I’ve restrained myself from reading 50 Shades Trilogy for so long, until the trailer for the first book’s movie adaptation came up on YouTube last year and I thought, while watching it, that the result will have to be great. And, seriously, I’ve restrained myself from writing anything about the books (no reviews, no articles, no nothing other than a little comments on Goodreads), until all people seemed to decide to make such a fuss about Fifty Shades of Grey and turn the Internet choke-full of their ramblings about it now that the feature film will soon hit the big screen in February.

Honestly, people. Why the fuss? Alright, I admit that I liked the books much (okay, lit snobs, now you can either smirk at me or get out of my way), but I just don’t think that we should talk and talk about it and overanalyze everything. Really, people are so making such overreacting comments that:

  1. the book poorly lacks literary merit (it’s a commercial romance novel, what do you expect?)
  2. it contains BDSM lifestyle and erotic, explicit sex scenes… and here I’m wondering why no one’s talking over and over about Tara Sue Me’s books? (yes, I sneaked into my sister’s ebook collection… yes, yes, I know.)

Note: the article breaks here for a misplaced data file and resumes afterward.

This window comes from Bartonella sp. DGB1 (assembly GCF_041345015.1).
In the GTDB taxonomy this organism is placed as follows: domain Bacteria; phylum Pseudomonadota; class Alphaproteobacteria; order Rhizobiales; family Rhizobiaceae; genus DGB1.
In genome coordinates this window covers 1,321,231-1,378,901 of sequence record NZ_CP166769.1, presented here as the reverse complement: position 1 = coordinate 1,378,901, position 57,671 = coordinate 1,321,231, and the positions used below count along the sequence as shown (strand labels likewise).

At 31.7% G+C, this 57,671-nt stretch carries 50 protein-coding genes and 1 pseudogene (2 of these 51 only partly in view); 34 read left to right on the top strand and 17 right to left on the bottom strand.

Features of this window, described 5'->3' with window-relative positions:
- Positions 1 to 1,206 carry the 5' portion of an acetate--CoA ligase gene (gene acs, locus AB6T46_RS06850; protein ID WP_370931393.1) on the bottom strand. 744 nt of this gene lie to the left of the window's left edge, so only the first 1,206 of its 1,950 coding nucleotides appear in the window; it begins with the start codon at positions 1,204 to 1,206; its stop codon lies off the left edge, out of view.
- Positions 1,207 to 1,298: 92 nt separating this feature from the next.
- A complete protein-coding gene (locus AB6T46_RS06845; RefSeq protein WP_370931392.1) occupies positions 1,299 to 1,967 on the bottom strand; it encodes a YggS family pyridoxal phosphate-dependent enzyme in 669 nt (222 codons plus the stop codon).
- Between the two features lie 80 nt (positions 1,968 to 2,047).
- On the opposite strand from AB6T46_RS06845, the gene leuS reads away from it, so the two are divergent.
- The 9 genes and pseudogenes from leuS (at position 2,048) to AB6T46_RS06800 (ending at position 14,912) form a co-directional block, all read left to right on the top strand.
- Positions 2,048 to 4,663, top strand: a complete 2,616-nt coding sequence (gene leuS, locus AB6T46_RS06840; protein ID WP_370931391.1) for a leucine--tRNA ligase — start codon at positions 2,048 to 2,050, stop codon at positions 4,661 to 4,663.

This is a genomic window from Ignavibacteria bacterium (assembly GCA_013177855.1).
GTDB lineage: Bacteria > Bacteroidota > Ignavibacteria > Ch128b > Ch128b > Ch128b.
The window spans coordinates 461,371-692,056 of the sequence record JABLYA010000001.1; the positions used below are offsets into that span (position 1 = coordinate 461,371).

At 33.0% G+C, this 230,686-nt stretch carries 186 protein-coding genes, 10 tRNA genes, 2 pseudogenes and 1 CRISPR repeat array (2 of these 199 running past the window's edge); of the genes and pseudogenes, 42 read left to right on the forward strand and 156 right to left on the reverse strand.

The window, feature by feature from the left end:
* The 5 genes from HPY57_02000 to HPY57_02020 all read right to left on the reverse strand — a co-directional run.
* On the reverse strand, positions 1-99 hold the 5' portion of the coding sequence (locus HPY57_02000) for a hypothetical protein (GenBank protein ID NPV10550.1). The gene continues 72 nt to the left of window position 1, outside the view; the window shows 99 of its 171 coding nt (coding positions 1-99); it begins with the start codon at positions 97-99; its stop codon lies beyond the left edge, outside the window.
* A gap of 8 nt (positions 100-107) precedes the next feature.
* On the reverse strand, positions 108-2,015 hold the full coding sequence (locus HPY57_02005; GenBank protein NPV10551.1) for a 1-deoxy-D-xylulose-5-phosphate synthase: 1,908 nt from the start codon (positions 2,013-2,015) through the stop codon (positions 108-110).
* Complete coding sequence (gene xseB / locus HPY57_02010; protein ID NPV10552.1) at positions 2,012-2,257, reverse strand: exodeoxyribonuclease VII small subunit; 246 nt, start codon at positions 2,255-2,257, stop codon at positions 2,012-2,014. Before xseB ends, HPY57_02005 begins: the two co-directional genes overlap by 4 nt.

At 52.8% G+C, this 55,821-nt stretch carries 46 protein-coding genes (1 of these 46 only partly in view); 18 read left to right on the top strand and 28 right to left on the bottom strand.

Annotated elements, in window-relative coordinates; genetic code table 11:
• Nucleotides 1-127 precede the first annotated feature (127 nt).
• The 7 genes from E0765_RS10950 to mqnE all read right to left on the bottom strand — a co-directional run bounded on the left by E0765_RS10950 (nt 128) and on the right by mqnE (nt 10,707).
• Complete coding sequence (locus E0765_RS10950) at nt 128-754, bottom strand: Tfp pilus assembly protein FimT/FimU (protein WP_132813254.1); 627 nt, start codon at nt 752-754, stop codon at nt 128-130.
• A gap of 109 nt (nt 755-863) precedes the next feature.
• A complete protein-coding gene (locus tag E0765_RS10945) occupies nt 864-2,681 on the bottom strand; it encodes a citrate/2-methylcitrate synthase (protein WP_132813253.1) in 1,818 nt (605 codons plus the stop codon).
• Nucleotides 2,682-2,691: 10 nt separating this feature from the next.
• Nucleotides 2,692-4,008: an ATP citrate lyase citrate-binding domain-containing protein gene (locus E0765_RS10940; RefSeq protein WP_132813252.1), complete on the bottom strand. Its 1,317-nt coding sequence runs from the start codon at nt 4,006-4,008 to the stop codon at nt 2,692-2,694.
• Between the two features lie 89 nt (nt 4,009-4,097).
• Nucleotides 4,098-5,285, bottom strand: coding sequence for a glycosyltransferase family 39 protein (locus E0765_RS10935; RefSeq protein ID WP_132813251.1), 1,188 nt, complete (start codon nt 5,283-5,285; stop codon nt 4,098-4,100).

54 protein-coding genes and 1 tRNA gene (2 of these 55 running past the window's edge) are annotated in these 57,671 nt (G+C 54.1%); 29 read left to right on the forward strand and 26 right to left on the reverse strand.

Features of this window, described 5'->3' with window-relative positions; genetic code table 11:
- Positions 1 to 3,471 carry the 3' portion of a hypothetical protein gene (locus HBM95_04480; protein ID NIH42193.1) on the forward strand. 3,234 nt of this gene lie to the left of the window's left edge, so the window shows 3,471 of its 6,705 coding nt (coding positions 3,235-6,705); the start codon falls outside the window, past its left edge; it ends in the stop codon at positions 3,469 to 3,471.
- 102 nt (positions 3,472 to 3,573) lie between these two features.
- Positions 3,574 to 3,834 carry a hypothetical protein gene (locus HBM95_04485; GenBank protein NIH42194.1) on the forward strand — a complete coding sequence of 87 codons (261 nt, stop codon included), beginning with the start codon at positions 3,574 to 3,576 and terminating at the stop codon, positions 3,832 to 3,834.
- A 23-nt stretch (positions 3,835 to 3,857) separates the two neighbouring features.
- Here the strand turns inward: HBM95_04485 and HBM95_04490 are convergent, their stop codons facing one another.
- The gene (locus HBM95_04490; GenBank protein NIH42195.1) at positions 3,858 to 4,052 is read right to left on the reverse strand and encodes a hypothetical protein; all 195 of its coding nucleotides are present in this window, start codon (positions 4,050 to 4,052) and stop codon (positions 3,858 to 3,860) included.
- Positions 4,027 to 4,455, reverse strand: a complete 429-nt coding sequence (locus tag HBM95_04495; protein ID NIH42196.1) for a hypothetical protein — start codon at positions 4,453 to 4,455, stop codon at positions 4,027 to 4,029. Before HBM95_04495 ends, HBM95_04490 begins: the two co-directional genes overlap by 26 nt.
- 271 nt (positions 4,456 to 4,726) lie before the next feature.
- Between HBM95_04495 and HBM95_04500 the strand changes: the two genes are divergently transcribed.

3. it glorifies women’s secret, dark, sexual fantasies (does anyone read romances, at all?)
  4. it’s a shameful thing to read
  5. ..
  6. ..
  7. ..
  8. all those points above rolled into one.

So, why am I now talking about it here in my blog? You might be wondering what’s happening in my head. First, let me make myself clear: I don’t do romance. I mean, I don’t read romances… a lot. I do read them sometimes (aside from my romance-translating job), but it’s not the happily-ever-after ending that I seek for. In fact, I prefer a sad ending to conclude a story, a cliffhanger at the very least. When I read romances, I mostly seek for escapism. God, I need escapism. And if the story is so much to my liking, then it’ll be an added bonus.

So, when the first book, Fifty Shades of Grey, came out like three or four years ago, it was my sister who was so excited to read it, and became very much fond of it. Seeing her loving the book so much, I was like… “What is it actually about?” And then she told me… no, she talked and talked about it all the time that I got the point: just another fairy tale. So what? I’ve read several romance books at that time so I already understood that those mass market products actually contain a chunk of feminism, if you want to take women’s sexuality into account. But I seriously didn’t get what it was about the book that could drag so many people women into reading it, but I didn’t want to waste my time following the trend, either. The hype’s continued, and I kept avoiding the book. Until last year, when the trailer of the movie adaptation hit YouTube. Out of curiosity, I opened the video site and watched it. For a stunned minute, I thought, “Oh, okay. Looks great. The director must be a genius.” To be honest, the trailer looks so slick and shiny, in my opinion. And then and there, my curiosity got the better of me. I decided that it was time to read the book.